Character Creates Opportunity® – Performance Measures: March 26, 2015

“If you can’t measure it, you can’t manage it” is a pretty common phrase in the basics of running an organization and leading a team to achieve.  Setting effective performance measures that individuals and teams can understand and clearly see how those measures align with achieving an organization’s goals is a critical element in building an organization for growth.

There are a large number of management books, consultant fees, and leadership team discussions around developing the most effective “scorecard” for organizations, teams, and individuals to ensure they are all best positioned to achieve their goals.

When organizations report on progress towards achieving goals, there is a very familiar review of the status of their performance against these important measures.

As we continue on our own personal journey to build and strengthen our character, one important question we need to ask ourselves is, “What am I measuring on the “scorecard” of my life?”

As we see ourselves in the big roles in life such as a student, parent, sibling, son or daughter, friend, helper, and coworker, a fundamental question we need to answer is how are we measuring ourselves along the journey in those important roles?

Now that we are beginning to enter into another presidential election season, someone will ask that familiar question, “Are you better off now than you were four years ago?”

As we intentionally put effort towards building and strengthening our character, we don’t need a politician to remind us every four years of the importance of assessing our progress in the big areas of our life.

Many times, the “four year” question from politicians refers to some financial measure.  Somewhere on the “scorecard” of life, money, as it is the currency for provision of food, clothing, and shelter, has its place.  However, I have never been to a funeral where someone said, “Bob was a nice guy and he died with a back pocket full of money.”

It would be beneficial for all of us if the vast majority of our scorecard showed how we brought health to important relationships and how we had a positive impact on those around us.  In the end, we would all be grateful to hear, “Bob was a nice guy and he simply took care of people.”Driving on an empty road towards the setting sun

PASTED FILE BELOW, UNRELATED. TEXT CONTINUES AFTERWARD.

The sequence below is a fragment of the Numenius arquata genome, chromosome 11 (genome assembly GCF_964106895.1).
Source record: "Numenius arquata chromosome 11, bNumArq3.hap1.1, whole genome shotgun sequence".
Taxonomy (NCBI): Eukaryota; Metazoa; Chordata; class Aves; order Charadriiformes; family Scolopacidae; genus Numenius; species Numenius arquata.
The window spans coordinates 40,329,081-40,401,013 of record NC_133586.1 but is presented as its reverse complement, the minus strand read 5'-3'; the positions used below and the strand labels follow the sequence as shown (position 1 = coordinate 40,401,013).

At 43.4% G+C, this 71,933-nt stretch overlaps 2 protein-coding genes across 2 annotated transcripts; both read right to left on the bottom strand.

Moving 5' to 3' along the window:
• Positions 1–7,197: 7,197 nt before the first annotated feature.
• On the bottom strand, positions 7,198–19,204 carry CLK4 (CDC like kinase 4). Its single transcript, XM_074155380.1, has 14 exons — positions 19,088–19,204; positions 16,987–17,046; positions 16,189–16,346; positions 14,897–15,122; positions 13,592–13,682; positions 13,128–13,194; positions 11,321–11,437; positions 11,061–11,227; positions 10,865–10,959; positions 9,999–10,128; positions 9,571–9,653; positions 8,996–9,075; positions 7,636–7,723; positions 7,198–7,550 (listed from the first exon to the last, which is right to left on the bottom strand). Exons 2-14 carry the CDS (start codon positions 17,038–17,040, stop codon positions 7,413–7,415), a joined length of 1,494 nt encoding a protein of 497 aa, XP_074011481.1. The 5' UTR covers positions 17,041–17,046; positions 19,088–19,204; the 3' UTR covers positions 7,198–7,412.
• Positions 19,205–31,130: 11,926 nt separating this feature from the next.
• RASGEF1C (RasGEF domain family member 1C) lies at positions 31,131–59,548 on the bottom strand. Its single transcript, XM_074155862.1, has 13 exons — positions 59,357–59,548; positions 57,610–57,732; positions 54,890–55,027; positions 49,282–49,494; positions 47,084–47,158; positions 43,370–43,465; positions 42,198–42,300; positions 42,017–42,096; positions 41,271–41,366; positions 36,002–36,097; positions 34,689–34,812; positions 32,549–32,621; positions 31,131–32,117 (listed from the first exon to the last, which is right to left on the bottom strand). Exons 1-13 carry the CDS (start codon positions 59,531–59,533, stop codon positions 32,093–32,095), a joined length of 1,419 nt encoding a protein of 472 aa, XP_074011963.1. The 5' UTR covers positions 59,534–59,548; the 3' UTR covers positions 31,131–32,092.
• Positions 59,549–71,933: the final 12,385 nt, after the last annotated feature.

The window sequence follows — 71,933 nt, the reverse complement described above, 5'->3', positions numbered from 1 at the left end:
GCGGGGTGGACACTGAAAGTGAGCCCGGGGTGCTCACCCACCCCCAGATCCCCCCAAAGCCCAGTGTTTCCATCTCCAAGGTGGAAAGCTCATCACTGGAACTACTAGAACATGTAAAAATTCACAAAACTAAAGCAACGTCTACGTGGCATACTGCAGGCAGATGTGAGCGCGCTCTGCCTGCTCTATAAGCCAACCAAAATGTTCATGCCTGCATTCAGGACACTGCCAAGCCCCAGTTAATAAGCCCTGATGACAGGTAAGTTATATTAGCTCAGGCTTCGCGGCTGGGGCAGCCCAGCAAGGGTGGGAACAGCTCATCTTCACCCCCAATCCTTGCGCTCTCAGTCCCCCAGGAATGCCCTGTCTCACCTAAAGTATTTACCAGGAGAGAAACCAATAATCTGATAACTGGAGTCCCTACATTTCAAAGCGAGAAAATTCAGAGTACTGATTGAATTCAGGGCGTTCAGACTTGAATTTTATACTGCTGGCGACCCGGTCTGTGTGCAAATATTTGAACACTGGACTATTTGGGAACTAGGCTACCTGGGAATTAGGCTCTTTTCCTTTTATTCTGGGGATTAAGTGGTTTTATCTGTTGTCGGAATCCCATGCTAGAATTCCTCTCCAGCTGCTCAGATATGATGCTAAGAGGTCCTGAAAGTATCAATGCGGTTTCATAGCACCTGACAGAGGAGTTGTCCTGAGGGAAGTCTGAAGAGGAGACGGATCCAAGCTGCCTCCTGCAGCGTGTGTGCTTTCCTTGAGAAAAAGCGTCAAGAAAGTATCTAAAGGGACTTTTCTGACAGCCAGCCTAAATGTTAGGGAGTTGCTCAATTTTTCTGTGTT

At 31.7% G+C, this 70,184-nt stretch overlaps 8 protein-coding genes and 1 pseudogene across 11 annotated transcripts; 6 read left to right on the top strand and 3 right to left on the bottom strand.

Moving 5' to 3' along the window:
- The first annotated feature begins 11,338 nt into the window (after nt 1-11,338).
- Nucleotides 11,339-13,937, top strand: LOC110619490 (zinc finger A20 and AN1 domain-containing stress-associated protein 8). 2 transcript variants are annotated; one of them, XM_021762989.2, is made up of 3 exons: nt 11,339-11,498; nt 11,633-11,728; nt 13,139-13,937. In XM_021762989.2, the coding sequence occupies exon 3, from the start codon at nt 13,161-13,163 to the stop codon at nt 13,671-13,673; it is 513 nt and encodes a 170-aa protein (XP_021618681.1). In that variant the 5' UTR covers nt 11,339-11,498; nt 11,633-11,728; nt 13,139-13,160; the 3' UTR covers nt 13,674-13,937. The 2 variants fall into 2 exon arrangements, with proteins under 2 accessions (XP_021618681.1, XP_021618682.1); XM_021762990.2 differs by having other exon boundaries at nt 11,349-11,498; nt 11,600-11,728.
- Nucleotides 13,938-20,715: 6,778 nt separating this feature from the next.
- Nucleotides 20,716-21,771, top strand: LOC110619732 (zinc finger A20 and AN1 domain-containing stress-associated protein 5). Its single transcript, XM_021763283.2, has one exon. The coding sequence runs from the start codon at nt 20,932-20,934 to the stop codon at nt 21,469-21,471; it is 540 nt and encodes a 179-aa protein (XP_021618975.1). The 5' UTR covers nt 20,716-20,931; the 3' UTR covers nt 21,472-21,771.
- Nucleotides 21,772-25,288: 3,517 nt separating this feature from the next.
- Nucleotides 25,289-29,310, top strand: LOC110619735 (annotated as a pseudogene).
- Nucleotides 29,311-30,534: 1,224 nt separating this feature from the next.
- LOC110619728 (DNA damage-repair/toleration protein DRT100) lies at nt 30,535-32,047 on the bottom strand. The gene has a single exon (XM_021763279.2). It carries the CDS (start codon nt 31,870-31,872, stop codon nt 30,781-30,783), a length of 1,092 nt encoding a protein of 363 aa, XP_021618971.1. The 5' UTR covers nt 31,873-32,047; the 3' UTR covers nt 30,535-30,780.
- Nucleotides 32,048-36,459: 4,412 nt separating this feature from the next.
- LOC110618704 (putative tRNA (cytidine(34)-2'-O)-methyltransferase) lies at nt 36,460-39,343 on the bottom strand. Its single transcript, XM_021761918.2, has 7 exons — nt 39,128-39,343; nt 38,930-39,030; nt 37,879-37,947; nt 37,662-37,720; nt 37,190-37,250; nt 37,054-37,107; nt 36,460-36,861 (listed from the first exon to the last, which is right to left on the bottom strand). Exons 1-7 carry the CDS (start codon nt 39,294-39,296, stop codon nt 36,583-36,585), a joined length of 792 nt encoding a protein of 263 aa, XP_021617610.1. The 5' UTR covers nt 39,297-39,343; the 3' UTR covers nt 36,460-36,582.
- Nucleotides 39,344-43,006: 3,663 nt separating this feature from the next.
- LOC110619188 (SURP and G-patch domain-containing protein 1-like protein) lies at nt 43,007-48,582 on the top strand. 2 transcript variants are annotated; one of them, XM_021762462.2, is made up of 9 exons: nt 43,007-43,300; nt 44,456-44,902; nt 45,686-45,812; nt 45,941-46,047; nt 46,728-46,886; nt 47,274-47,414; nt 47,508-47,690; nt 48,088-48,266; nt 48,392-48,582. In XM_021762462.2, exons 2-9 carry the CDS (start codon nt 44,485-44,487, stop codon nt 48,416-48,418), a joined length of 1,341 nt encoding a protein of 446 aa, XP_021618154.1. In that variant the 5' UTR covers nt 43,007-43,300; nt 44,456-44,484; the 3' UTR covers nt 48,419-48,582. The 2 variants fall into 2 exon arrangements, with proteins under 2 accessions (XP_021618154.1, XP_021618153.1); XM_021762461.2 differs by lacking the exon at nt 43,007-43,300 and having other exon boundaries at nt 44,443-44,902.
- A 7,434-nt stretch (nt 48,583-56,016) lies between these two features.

One fact is clear, when a politician asks that familiar question, the cold, hard truth is that we now have four years less on the journey to deliver on the life we are trying to achieve.

As we become more intentional on delivering top performance on the “scorecard” of our lives, we will continue to build and strengthen our character and Character Creates Opportunity® for us to have a meaningful impact on those around us.

Character Creates Opportunity® – A Near Term Adversary: March 19, 2015

The concept of having a “sunset moment” every so often to pick our heads up and reconnect with the long term view of the life we are trying to build seemed to resonate with many based on the feedback and comments received from last week’s topic.

As a reminder from last week, there is a fairly sizeable body of evidence in both academic circles and practical experience to indicate that we build strength to persevere towards our goals when we can see clearly what we are trying to achieve.

As we continue on our own personal journey to build and strengthen our character, there is a common near term adversary that we all face in trying to reach our goals and make meaningful progress toward that “sunset moment.”

introvertThe common, near term adversary that comes against each one of us at various points in our journey has numerous descriptions, but it can be summarized as fear, anxiety, and worry.   This near term adversary has the potential to drain that precious energy we need to keep moving forward towards our goals and many times, this adversary can be forceful enough to get us off track and switch our long term view entirely.